On the Eve of Armistice Day and in the year before the 100th anniversary of that war to end all wars, Duncan Harley reviews Andrew Davidson’s new book which details the story of Fred Davidson, Andrew’s granddad, who against orders, took a camera to war.
As one raised on titles such as Memoirs of an Infantry Officer, Goodbye To All That and All Quiet On The Western Front, I was excited at the prospect of viewing the First World War through the lens of a serving soldier, albeit a Medical Officer enlisted in the Cameronians.
The promise of a journal-type narrative enriched with over 250 original photographs seemed promising indeed.
Sassoon, Graves and Remarque had covered the genre almost a century ago in traditional narrative style. Indeed Philip Toynbee once described Robert Graves’s Goodbye To All That as ‘One of the best of the First World War autobiographies’.
Sassoon, of course, paints a hauntingly- beautiful picture of his experiences in the trenches.
The narrator, George Sherston, is wounded as a bullet passes through a lung when he rashly sticks his head over the parapet during the Battle of Arras in 1917. George is sent home to convalesce, and in another rash moment, arranges to have lunch with the editor of the Unconservative Weekly. The reader is left to wonder, what could possibly go wrong?
As for Remarque, day-time television channels still show the 1930’s film adaptation of his classic novel to this day. Born on 22 June 1898, he was conscripted into the German army at 18 and spent just six weeks in the trenches before being wounded by shrapnel. He was repatriated to an army hospital in Germany where he spent the rest of the war.
His classic narrative remains in print and a film for TV re-make was made in 1979, starring Waltons actor Richard (John Boy) Thomas as Paul Baumer and Ernest Borgnine as Katczinsky; it remains an unsurpassed classic.
Fred’s War has an unromantic title, probably deliberate given the rather earthy nature of the subject matter. Written by Andrew Davidson and lavishly illustrated with Fred Davidson’s actual war photographs, the narrative traces the young Fred’s path to France and his eventual return to Britain after being wounded.
The brave Fred is a newly qualified doctor from St Cyrus. His war turns out to be a great adventure. A Cameronian and later an Old Contemptible, he took pictures of his surroundings using a camera smuggled to France in a medical bag.
The narrative is full of descriptive elements many of which may be based on conjecture or on fellow officers’ journal entries of the time. On Christmas Eve the following exchange seemingly takes place,
‘Tommy, Tommy why do you not come across?’
‘Cause we don’t trust you, and you hae bin four months shooting at us’
‘Hoch der Kaiser’
‘Fuck the Kaiser’
‘Gott strafe England.’
Fred’s life in the trenches is described in some detail despite the author revealing,
“He never talked about the wars he fought in and the friends he lost. But he did pass down the items that now sit in front of me: three photographic albums and a set of binoculars monogrammed FCD. He also left a framed collection of medals – now replaced by replicas, the originals having been lost to the family.”
Through the diaries and memoirs of Fred’s fellow officers we learn that, following Royal Army Medical Corp training, Fred is sent to join the Glasgow-based Cameronians (Scottish Rifles) at Maryhill Barracks. He quickly equips himself with an imported Buster Brown folding camera to augment his medical kit and begins taking portraits of fellow officers posed in the doorways and streets of Maryhill.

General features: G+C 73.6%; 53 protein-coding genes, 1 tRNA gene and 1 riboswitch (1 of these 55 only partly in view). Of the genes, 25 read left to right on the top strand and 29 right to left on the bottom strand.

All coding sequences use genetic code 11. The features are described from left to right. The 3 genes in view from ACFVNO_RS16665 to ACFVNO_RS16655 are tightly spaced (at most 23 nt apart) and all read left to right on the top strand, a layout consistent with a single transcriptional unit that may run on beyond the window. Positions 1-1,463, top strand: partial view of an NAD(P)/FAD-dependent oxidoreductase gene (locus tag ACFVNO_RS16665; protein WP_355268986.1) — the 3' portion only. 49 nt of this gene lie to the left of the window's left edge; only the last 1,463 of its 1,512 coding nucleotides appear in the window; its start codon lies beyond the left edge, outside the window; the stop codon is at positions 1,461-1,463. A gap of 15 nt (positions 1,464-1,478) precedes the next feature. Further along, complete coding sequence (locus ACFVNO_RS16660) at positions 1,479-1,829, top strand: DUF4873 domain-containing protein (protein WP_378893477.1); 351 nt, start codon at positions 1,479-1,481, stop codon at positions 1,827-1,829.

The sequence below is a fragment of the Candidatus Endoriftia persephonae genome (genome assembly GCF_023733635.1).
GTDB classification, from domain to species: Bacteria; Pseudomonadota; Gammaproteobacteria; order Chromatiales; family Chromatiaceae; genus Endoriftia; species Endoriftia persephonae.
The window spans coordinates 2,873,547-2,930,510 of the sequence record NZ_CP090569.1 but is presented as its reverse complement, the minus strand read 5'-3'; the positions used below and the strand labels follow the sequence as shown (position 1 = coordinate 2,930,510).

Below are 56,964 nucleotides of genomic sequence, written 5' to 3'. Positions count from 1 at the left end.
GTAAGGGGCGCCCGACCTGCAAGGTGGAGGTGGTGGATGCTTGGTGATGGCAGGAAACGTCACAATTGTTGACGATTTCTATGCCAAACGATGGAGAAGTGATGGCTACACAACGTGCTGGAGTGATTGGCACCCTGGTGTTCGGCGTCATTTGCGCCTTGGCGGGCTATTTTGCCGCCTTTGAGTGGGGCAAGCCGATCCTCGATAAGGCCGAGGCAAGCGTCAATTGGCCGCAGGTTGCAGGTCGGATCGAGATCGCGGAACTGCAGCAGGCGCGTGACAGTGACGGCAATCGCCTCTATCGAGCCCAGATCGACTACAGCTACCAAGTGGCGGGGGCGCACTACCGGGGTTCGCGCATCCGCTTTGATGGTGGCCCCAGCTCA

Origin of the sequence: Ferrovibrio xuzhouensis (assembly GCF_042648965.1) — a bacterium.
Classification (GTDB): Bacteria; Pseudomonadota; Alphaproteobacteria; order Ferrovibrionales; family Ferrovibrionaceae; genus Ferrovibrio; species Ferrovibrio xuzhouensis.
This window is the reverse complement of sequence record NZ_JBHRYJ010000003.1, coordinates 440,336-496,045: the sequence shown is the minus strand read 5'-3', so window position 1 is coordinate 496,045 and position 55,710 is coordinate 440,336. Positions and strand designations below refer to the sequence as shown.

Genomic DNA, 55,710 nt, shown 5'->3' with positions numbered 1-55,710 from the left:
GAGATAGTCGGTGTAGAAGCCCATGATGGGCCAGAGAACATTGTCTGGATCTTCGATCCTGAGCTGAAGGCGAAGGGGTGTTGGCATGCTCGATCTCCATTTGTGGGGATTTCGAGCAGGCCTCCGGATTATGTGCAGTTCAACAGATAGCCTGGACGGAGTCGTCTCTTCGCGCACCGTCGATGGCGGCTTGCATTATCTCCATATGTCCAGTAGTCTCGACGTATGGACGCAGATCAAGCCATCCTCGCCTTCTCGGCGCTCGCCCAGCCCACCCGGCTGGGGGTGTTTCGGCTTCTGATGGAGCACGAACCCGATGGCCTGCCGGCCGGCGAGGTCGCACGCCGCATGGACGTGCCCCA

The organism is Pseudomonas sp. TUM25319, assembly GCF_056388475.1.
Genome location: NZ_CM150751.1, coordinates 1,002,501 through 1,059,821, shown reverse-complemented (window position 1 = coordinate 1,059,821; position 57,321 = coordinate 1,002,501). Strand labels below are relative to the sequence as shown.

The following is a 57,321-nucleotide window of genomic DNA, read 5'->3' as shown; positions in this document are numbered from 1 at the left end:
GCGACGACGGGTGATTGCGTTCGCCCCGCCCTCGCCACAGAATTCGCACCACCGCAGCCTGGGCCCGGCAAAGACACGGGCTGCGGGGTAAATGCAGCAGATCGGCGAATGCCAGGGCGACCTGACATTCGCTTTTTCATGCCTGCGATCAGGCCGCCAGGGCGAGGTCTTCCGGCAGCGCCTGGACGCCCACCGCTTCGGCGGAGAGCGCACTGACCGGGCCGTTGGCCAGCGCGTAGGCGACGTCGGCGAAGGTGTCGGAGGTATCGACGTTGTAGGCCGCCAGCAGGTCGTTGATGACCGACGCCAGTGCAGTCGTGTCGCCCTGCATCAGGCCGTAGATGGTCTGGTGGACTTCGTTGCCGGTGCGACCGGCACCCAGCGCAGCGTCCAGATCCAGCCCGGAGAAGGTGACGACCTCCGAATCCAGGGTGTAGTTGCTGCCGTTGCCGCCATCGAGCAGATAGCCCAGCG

The images do indeed tell the story of a man despatched to war complete with a bellows camera
War breaks out after the assassination of Archduke Ferdinand in Sarajevo by the Black Hand, and in August 1914 the battalion is stationed beside the Conde-Mons Canal with orders to hold the position against the German advance at all costs.
This is actually a relief to many of Fred’s fellow soldiers who had feared being sent to Ireland to suppress the Irish unrest and defeat the Ulster Volunteers.
There follows a predictable description of the grim reality of static trench warfare, complete with blood, suffering and lice. Constant shelling, freezing conditions and trenchfoot abound. Mud, excreta and rats feasting on corpses are all around.
In terms of photographic content, this is a really interesting book. The images do indeed tell the story of a man despatched to war complete with a bellows camera. The monotone shots provide the reader with a unique insight into the day-to-day reality of what it was like to be there on the battlefield in the early part of that European war almost one hundred years ago.
The description of officers shopping for shirts and underwear defines the book well.
“Most of their kit has gone missing, cast off in the frantic retreat. Outside the railway station, they see a captured German Hussar officer marched under guard, tracked by a hostile French crowd, baying like dogs. Still no-one knows what will happen next.”
The title page proclaims: Fred’s War – A Doctor in the Trenches, an apt summary perhaps. This is after all a description of static warfare at ground zero.
In terms of historical perspective, it is perhaps a dull book. In terms of revisionist history, it says little which is new. The narrative promises much but delivers little except anecdotal diary-based material.
The strength of this book is in its images. Most have been unpublished until now and many show the same scenes then and now, a nice visual touch, allowing the reader to understand the changes in landscapes and townscapes since The Great War.
If you are a fan of the images of war, then this may be for you. If more serious history is your forte, then check out your local library in the next few months to see what else is on offer.
Short Books £25 (hardback)
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